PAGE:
Truly, there is no excuse for not citing your sources correctly when you're provided a tool like EasyBib.


Wednesday, April 25, 2012

Look who is 60!

Charlotte's Web is a classic children's story that was first published in 1952. It's hard to believe it is sixty years old. The story seems fresh each time it is read aloud. There is someting about friendship that is timeless.  The  setting is the least familiar space for most sub-urban and urban dwellers - the barn.  Michael Sims, blog author, wrote  The Story of Charlotte's Web [PS3545 H5187 Z925 2011]  which he began by noting he was "standing in the barn that had belonged to E.B.White". The real barn where E.B. White discovered Charlotte, Wilbur and Templeton.

Find out more about "E. B. White's eccentric life in nature and the birth of an American classic" by reading The Story of Charlotte's Web [PS3545 H5187 Z925 2011].


The Alexandria Link

Plucked randomly from the shelves is a book I couldn't put down. It's a mystery that twists and turns with good guys being bad and bad guys being good. The ending leaves one breathless. The point of the mystery is to find what was once the worlds most complete library, the library at Alexandria.  Does it really exist? Can it be found?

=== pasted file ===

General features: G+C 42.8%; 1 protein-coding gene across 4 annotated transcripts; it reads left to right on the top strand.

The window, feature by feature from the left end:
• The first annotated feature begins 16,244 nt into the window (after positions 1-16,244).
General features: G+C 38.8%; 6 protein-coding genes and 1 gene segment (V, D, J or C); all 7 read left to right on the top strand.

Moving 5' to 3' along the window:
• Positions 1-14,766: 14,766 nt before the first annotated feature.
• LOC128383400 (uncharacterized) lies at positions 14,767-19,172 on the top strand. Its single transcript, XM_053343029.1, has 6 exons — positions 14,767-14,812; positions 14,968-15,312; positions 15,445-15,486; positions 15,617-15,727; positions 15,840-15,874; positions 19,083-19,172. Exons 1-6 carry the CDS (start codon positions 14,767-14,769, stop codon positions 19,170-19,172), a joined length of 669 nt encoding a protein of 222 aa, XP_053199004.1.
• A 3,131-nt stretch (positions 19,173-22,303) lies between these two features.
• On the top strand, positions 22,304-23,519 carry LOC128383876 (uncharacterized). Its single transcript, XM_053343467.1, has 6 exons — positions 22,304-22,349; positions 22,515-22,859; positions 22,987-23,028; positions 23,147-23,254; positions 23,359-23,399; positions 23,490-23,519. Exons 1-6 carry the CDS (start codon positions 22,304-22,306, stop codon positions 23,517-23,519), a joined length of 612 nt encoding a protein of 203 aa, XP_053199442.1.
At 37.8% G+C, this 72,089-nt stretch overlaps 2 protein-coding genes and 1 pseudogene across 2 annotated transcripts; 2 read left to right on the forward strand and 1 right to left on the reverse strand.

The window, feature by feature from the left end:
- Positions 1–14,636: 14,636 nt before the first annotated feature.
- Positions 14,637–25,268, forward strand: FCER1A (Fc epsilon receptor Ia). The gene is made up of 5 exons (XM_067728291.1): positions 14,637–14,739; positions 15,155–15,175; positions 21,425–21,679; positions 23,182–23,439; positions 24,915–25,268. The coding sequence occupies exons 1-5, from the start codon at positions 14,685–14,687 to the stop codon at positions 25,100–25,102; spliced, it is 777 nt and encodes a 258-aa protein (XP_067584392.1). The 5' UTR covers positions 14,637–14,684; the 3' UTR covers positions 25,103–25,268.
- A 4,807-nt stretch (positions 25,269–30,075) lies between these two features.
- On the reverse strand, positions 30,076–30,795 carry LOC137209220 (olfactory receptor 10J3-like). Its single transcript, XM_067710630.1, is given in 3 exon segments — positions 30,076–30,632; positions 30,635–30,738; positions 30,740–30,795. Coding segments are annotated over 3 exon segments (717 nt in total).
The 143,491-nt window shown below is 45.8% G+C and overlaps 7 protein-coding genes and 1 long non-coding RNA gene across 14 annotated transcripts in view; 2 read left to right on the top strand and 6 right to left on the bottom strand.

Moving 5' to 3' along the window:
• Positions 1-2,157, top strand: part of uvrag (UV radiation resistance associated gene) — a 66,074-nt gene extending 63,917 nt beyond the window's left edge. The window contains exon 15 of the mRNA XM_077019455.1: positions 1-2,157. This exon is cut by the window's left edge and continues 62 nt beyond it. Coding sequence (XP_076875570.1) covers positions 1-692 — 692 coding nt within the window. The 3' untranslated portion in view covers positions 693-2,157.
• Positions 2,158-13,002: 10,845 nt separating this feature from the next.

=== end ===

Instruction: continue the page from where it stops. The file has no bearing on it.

The author, Steve Berry, notes Why Preserving History Matters in his blog entry at the Huffington Post. Libraries do preserve history. Librarians share that information. The real mystery is why our culture doesn't value the collection and sharing of  knowledge?


Friday, April 20, 2012

Word arrived that "a new interface for History Reference Center is now available in GALILEO. Users can now browse subjects and popular resources as well as searching for historical topics. To limit to a time period or a Lexile reading level range, click the Advanced Search. "

A trip to History Reference Center through GALILEO pulled up the standard Ebsco search page. A search for Abraham Lincoln revealed a number of articles. Where is the "browse subjects" area? A return to the standard page, a scroll down showed a Timeline box with drop down subjects. I picked the U.S. History - Civil War and reconstruction. Over 10000 articles appeared. So how do I browse? On the left side there's a column. Scroll past 'Refine your results' and keep going. There are the options for subject and publication browsing. Click on the arrows to reveal the options. They call it a 'new interface' but it looks so much like the standard Ebsco interface that it took me awhile to figure out what was 'new'.


Students may access all Library Resource passwords (including GALILEO) by going to the CTC page
Select Quicklinks (upper right hand corner)
Select Library
Select Find Books
Put in your Student ID# and your Banner password
Select My Account (middle of the gray bar)
Select Off Campus Access link (all the Library Resource passwords are there)